Simply establishing the existence of the prison has been difficult. Rebels and doctors refused to say where prisoners are taken.
Then, a fighter who laid down his arms after the battle for Tripoli was essentially won on Tuesday, called a friend who mentioned a prison to him.
The friend said we could come to this prison, in a small town where a revolutionary committee now holds sway, pending the establishment of a centralised government in Tripoli and the drawing up of a new constitution.
The prison's location cannot be revealed because "we do not know what Kadhafi's people are still capable of," said Yacoub Amar Mohammed, who heads the town's legal committee charged with investigating the prisoners' alleged crimes.
He says that 371 prisoners are yet to be investigated, 30 have been freed and four have been deemed chargeable.
"From the first day we have tried to find a legal system and avoid what the ex-regime did for 42 years," said Mohammed. "We are trying to establish standards of human rights and to follow them in the new, free Libya."
Asked if conditions elsewhere are as good as here, or if he is concerned about rebels exacting revenge on prisoners, as alleged by rights groups, he said, "you cannot always control personal behaviour, there may be one or two cases."
He said that some of those freed had asked to come back to prison for their own safety "because they did horrible things to the Libyan people."
"Tripoli is 95 percent free, so we will wait for the National Transitional Council to start work and give a legal structure so that they can get the sentence they deserve. We have strong evidence against many of the people here."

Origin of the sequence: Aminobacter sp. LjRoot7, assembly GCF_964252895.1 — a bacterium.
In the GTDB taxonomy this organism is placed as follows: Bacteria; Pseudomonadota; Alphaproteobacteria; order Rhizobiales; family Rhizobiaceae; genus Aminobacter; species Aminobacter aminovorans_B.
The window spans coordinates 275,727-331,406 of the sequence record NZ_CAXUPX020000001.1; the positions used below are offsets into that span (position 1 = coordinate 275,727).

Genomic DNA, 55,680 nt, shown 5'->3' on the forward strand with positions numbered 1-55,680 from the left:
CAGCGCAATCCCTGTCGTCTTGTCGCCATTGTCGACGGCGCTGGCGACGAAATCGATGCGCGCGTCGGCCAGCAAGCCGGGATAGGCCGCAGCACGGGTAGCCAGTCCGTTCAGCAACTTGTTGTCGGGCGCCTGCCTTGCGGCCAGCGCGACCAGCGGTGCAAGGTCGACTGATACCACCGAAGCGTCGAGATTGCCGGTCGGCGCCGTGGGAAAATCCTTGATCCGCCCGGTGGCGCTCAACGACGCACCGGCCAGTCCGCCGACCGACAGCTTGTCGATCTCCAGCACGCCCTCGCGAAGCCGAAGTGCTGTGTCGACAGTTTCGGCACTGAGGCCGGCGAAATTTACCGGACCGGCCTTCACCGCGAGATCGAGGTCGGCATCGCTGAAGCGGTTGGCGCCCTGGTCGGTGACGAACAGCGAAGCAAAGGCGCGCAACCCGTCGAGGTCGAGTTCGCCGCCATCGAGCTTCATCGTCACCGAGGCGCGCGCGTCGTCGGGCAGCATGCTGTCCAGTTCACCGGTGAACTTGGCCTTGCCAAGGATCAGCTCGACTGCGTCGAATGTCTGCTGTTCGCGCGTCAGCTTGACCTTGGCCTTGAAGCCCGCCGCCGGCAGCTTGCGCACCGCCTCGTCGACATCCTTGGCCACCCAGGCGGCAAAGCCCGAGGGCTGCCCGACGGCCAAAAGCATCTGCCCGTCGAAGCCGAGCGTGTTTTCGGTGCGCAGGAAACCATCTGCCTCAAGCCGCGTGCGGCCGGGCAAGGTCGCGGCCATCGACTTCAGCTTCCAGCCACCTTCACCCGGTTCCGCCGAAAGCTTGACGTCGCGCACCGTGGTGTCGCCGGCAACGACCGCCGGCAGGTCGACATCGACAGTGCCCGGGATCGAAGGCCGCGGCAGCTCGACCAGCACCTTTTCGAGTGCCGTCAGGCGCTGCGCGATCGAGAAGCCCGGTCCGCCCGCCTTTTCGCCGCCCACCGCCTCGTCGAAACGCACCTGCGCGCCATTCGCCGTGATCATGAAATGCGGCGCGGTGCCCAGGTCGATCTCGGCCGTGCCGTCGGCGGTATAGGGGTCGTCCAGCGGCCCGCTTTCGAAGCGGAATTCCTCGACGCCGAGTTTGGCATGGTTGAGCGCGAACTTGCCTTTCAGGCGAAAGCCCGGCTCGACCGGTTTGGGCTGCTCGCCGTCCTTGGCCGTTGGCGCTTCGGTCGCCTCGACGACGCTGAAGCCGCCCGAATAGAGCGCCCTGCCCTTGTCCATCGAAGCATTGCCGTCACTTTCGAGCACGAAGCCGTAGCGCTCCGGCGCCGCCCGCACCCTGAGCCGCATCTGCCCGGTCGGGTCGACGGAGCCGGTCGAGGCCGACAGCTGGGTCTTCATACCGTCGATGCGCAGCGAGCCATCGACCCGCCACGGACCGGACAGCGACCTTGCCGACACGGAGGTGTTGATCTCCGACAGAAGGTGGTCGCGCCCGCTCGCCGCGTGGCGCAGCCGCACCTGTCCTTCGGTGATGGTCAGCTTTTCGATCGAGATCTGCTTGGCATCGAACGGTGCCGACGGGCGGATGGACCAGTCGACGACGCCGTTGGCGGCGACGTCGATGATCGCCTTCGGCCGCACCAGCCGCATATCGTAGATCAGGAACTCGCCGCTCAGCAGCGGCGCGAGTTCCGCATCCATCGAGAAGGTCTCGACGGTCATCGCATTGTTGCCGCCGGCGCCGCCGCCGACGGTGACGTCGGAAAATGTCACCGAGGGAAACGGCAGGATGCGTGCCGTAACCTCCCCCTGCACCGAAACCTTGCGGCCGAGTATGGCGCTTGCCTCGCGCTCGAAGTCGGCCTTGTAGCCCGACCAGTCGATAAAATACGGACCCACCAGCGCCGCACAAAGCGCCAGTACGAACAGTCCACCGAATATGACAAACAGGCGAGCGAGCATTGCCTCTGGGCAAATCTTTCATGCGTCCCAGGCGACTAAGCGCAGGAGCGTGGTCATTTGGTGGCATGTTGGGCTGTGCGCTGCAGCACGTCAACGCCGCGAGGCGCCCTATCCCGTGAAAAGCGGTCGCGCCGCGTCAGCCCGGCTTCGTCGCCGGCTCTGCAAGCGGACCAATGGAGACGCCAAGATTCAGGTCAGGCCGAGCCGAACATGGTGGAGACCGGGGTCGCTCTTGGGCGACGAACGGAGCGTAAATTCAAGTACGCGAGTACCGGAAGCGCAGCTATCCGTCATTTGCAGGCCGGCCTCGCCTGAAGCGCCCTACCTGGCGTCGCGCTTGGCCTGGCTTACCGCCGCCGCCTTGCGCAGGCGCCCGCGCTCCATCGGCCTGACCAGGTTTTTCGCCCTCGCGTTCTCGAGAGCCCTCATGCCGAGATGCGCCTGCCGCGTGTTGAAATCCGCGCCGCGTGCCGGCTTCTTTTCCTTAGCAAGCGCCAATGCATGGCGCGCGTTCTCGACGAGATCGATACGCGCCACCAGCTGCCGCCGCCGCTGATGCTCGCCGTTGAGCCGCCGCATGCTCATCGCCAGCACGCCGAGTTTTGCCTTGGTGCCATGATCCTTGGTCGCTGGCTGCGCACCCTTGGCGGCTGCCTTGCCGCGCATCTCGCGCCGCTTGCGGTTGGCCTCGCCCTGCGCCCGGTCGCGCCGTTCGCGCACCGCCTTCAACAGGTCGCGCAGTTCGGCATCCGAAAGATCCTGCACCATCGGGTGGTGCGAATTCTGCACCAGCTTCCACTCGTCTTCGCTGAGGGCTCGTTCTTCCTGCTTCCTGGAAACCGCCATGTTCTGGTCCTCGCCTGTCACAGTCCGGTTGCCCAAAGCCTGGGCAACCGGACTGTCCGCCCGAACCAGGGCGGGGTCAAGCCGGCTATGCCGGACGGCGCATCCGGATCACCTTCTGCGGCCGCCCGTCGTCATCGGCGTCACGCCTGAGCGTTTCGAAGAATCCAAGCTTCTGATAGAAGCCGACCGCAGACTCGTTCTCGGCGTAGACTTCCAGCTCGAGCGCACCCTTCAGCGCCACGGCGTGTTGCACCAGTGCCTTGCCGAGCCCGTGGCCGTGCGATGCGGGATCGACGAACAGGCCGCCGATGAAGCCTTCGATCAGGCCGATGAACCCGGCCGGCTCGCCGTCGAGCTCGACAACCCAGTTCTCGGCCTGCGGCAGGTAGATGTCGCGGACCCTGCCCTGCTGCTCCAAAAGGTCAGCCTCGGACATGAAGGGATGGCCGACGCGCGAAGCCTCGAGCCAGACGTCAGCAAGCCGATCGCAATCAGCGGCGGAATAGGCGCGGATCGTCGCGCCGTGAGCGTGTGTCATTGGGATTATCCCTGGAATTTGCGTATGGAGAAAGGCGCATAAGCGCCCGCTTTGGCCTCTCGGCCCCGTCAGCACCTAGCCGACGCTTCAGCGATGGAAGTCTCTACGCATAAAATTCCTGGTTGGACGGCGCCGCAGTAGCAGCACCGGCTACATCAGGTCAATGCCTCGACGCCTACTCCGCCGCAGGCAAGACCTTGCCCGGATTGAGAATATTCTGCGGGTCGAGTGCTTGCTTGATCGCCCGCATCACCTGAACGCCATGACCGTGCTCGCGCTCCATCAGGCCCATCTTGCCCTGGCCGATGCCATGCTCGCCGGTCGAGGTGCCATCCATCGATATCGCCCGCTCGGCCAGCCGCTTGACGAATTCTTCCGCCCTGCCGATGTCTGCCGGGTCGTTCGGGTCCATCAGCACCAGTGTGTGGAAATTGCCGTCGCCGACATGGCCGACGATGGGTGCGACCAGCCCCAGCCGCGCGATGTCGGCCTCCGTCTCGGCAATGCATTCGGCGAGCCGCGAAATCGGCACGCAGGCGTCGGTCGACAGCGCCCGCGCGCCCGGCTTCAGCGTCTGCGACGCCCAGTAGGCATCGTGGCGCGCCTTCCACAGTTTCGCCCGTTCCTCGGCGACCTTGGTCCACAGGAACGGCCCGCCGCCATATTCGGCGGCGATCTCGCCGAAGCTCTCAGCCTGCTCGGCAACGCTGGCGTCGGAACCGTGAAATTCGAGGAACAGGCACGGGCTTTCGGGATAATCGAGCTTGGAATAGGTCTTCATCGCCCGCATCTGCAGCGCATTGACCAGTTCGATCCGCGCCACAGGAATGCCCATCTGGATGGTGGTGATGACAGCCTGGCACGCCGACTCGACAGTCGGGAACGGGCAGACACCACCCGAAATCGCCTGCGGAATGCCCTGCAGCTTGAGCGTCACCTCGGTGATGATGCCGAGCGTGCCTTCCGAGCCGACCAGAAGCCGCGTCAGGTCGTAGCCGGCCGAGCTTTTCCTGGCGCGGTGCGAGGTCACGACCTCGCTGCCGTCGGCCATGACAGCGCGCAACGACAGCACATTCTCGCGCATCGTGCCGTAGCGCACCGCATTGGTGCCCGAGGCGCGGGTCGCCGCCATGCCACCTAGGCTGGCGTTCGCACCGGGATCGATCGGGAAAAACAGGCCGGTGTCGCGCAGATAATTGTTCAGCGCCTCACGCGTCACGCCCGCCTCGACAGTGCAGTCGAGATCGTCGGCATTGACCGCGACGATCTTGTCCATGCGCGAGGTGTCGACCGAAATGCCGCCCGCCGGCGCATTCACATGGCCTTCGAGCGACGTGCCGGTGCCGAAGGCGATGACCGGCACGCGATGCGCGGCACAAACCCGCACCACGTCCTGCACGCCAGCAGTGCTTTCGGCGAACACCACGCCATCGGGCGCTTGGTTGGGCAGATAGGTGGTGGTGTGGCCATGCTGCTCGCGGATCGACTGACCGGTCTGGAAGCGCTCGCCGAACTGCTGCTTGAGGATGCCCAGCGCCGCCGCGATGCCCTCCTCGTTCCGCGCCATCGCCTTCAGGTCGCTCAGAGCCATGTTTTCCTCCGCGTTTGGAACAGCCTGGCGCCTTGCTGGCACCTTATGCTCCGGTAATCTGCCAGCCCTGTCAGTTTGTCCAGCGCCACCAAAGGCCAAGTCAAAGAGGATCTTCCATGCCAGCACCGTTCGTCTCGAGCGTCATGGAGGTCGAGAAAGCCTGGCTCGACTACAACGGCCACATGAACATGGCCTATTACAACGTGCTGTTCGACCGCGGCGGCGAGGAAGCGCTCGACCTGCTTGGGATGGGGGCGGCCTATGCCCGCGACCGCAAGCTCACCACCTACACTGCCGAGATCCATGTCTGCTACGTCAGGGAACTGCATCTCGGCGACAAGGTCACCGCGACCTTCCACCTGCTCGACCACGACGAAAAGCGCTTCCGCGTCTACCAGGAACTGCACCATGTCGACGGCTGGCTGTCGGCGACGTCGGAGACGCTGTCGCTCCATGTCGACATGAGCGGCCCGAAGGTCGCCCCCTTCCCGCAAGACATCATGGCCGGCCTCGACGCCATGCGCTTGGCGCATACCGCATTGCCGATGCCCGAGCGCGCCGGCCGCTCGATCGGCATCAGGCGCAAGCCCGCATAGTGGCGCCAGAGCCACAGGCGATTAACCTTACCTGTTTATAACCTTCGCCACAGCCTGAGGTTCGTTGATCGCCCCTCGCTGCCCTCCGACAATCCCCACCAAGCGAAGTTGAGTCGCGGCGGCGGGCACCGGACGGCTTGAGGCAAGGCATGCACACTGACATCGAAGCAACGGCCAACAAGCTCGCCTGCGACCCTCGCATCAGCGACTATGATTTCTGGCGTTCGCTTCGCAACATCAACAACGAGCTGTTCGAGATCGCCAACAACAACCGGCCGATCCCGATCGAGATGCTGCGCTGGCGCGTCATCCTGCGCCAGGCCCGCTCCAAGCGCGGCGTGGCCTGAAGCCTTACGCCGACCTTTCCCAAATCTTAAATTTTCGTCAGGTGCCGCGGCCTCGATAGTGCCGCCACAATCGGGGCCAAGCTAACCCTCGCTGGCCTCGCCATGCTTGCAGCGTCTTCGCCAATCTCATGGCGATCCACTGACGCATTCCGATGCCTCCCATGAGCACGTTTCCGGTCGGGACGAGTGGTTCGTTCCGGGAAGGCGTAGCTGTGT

Some in the West have voiced concern that fundamentalist Sharia Islamic law may be established in Libya, but Mohammed says that "our Islam is simple and modern."
"The rebels are young people who like the West and support European football teams, they are moderate and want to build a new Libya, worshipping God and feeling free, with respect for other people."
"We are trying to avoid the negatives, of which there are many after 42 years outside of the modern world, so we have to catch up. The negatives will soon be gone, through education."
A man who gave his name as Dr Khayree pointed out that, conveniently, even Kadhafi-built elementary schools "look like prisons."
Steel mesh covers all the windows, and doors inside have bars. "Even the hospital looks like a military installation," sneered Khayree.
The prisoners are mostly locals, "so we try to give them the best," said Mohammed. They will be moved to a proper prison in two days and cannot be photographed "because of the Geneva Convention," he said.
Rebels' detention facilities are not so well organised at the former headquarters of the feared Istakhbarat secret police, in Tripoli.
Rebel guard Abdullah, sporting the latest freedom fighter fashion of a revolutionary flag tattooed on his arm, took us down a dark corridor lined with cells.
One hot room held two men who said they were from Mali, construction workers who were detained while looking for food. Sharing the relatively clean cell with mattresses and dates on the floor was a hysterical Libyan man.
Abdullah said the Malians would probably be released soon. However, he had doubts about the Libyan.
Behind the bars of a cell opposite, two Libyan men paced around. Asked if they were okay, they said they were fine, thanks to God.
They were detained while sniping for Kadhafi two days ago, but they laid down their arms and surrendered. Abdullah said they also would be released, unwilling conscripts into Kadhafi's cruel and now defunct regime.